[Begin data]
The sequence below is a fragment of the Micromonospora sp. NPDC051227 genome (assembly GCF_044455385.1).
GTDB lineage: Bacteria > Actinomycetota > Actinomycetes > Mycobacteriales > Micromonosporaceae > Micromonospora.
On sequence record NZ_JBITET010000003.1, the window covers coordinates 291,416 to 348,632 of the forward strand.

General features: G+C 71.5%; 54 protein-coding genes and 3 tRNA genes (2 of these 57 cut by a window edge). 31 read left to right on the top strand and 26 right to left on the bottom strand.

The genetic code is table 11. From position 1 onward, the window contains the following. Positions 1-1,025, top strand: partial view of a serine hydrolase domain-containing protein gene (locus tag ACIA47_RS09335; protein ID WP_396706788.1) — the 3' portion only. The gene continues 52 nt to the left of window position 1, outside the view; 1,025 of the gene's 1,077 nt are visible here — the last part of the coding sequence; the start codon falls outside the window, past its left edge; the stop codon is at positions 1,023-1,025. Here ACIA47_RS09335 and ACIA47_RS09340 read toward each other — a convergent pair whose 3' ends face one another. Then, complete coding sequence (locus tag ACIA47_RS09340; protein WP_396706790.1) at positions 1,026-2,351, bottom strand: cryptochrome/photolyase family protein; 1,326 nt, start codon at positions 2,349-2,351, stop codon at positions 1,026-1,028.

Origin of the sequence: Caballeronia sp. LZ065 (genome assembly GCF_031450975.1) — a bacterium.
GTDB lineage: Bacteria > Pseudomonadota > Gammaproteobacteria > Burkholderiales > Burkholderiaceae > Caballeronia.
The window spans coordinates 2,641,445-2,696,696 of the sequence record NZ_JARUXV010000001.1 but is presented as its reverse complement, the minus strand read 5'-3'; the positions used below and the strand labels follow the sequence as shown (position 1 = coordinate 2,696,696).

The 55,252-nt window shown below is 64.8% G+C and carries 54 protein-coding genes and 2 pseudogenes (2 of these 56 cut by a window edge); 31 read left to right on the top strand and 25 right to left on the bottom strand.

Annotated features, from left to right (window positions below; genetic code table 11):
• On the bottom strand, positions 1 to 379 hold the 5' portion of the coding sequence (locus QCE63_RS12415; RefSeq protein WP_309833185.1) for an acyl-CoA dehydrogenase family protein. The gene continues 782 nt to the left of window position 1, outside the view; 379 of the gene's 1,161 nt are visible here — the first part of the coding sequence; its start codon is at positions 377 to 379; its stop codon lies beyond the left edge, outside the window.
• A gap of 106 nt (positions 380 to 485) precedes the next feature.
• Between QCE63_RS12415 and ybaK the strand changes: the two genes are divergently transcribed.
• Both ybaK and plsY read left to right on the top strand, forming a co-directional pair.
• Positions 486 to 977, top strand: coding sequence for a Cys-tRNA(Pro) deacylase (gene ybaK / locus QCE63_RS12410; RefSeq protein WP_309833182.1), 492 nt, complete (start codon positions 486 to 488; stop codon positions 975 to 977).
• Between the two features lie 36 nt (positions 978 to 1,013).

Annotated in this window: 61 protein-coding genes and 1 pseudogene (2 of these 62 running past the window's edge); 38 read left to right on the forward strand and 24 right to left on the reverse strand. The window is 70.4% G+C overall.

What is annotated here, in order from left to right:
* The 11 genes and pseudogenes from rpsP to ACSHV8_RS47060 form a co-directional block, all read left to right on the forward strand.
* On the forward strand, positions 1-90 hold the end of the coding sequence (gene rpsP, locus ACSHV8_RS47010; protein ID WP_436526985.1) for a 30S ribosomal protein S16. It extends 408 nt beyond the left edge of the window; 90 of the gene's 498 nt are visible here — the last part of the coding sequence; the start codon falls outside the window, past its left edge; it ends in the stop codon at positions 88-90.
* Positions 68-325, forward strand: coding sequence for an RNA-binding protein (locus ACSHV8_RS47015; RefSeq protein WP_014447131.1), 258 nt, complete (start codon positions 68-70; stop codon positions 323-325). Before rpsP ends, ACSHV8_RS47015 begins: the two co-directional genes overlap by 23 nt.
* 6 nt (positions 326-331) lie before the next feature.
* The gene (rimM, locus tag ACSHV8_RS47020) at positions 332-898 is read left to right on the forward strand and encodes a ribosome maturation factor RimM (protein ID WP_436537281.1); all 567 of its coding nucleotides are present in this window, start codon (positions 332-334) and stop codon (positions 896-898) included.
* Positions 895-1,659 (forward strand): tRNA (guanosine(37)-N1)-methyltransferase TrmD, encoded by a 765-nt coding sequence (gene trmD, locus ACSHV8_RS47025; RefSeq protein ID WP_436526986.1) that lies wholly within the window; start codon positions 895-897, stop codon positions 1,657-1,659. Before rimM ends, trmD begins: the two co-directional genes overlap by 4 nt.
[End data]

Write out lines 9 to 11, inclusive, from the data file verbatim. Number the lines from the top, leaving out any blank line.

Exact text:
The 55,252-nt window shown below is 64.8% G+C and carries 54 protein-coding genes and 2 pseudogenes (2 of these 56 cut by a window edge); 31 read left to right on the top strand and 25 right to left on the bottom strand.

Annotated features, from left to right (window positions below; genetic code table 11):
• On the bottom strand, positions 1 to 379 hold the 5' portion of the coding sequence (locus QCE63_RS12415; RefSeq protein WP_309833185.1) for an acyl-CoA dehydrogenase family protein. The gene continues 782 nt to the left of window position 1, outside the view; 379 of the gene's 1,161 nt are visible here — the first part of the coding sequence; its start codon is at positions 377 to 379; its stop codon lies beyond the left edge, outside the window.